Our Role & Impact

Legislative Activities

Founded in and serving the Washington, DC area since 2001, NatCapLyme educates government officials and healthcare industry leaders about Lyme and tick-borne diseases on behalf of individuals and families of those afflicted with such diseases. We actively engage with all sides of the Lyme and tick-borne disease issue to encourage measurable progress. NatCapLyme is an all-volunteer organization, but we have an appointed legal and legislative counsel, as well as individual board members, who bring political and legal experience to the table. Our legislative activities are ongoing, always focused on improving the lives of tick-borne disease sufferers.


We’re fighting on many fronts. We invite you to see what we’re doing on a state and federal level:

Letter to Delegate Marshall Supporting HB 1743

February 7, 2007
Delegate Robert G. Marshall
General Assembly Building
P.O. Box 406
Richmond, Virginia 23218RE: House Bill No. 1743

Dear Delegate Marshall:

This letter is in support of House Bill No. 1743 that you introduced in December, 2006. Thank you for this important legislation. HB 1743 would make the reporting of Lyme Disease cases in the Commonwealth of Virginia mandatory. This is an important bill that deserves to be passed.

Our organization is the largest Lyme Disease Association in the state of Virginia and learns daily of newly diagnosed Lyme Disease patients. Yet the CDC reported only 274 cases of Lyme disease in Virginia for 2005. Our experience is that there are far more cases than that in our state, and the Centers for Disease Control itself has stated that Lyme Disease is under reported by as much as a factor of 10.. The following table demonstrates the bias in the numbers against Virginia:

Reported Lyme Disease Cases
Year USA* Virginia* Northern Virginia**
2005 23,305 274 158
2004 19,804 216 106
2003 21,273 195 109
2002 23,763 259 164
2001 17,029 156 108

** Va. Dept of Health

As shown by the above chart, Virginia is radically disproportionate to the national average of Lyme case reporting. Inaccurate counts mean the state will be eligible for less federal money to treat the disease and may convince people that Lyme Disease isn’t a problem in the state of Virginia.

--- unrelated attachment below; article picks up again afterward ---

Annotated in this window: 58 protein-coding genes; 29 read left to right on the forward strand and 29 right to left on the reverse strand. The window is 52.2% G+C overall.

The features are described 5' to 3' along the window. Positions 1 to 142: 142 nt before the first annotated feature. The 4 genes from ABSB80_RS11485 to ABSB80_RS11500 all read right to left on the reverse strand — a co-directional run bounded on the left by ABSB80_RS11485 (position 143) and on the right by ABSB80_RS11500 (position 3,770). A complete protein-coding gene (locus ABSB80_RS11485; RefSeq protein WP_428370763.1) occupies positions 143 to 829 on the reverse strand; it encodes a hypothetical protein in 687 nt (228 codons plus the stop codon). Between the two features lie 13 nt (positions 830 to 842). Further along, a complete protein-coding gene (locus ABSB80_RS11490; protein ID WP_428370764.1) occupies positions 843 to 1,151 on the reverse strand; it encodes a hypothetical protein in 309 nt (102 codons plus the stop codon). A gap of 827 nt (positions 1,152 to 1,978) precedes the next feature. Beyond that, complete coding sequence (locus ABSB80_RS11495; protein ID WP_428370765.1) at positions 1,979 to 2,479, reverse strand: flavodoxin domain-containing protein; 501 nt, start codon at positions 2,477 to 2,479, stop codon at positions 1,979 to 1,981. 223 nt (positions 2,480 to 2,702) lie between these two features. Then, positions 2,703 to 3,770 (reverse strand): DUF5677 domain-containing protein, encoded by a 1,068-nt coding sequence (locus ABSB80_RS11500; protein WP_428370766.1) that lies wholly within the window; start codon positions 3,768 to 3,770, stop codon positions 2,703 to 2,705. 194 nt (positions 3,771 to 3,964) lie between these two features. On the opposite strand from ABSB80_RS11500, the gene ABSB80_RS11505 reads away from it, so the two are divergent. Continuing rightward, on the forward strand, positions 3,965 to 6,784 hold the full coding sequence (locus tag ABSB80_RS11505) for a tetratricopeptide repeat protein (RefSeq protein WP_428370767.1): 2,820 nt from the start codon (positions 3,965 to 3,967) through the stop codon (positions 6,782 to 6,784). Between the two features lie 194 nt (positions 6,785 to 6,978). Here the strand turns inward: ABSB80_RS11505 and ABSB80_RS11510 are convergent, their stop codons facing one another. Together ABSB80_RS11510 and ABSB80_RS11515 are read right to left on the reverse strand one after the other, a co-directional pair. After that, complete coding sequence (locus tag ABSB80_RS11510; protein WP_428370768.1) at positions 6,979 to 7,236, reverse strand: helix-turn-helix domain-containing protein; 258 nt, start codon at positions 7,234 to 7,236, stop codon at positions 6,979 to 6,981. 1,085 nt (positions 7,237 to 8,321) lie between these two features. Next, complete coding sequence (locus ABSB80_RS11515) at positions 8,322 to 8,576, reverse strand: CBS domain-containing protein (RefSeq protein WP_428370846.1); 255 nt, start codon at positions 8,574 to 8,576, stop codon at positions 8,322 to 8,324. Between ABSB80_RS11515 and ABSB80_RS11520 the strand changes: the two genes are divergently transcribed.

The disaster for Virginia is summed up in this statement from Connecticut Attorney General Blumenthal, reported in the News-Times on January 28, 2007. “The problem of the under-reporting of this disease is particularly harmful for the public health . . . If the public is wrongly lead to believe that the incidence of the disease is low, they will be less diligent in their prevention efforts.”

The CDC states:
Studies from as far back as the early 1990s suggested that LD cases were underreported by six to 12-fold in some areas where LD is endemic (2,3); the current degree of underreporting for national data is unknown.

So, we know that Lyme disease in Virginia could be as much as twelve times the 274 cases reported in 2005 alone.

The CDC continues:
In addition, differences in the demographics of reported cases among states with above and below average incidence suggest variation in diagnostic and reporting practices among states. Clinicians are reminded that the LD case definition was developed for surveillance purposes and might not be appropriate for clinical management of individual patients.[1]

Thus, even that twelve fold number may be low, given that many physicians are only diagnosing Lyme based on a standard that was developed only for surveillance, and not for clinical diagnosis. Moreover and most importantly, many Lyme Disease tests are sent to out-of-state laboratories for analysis and these positive results are not required to be reported back to the Virginia Dept of Health. Many cases go unreported even though people are treated for the disease.

The CDC has stated that Lyme disease is the fastest growing vector borne disease in the United States and that it affects all states. All the facts lead to the important conclusion that Virginia needs an effective and accurate system of reporting Lyme disease cases. Only then will Virginians know the extent of this menacing disease and take effective and appropriate measures to deal with it.

It is also important that the committee include a method of insuring that the Department of Health define the diagnosis of Lyme disease as a physician’s clinical diagnosis and that it not be restricted to the formal CDC surveillance criteria, which is really a research standard, not a clinical standard.

The National Capital Lyme Disease Association is fully in support of the passage of HB 1743.

Monte Skall
Executive Director

[1] http://www.cdc.gov/MMWR/preview/mmwrhtml/mm5317a4.htm#tab


Tickula is back and on the loose!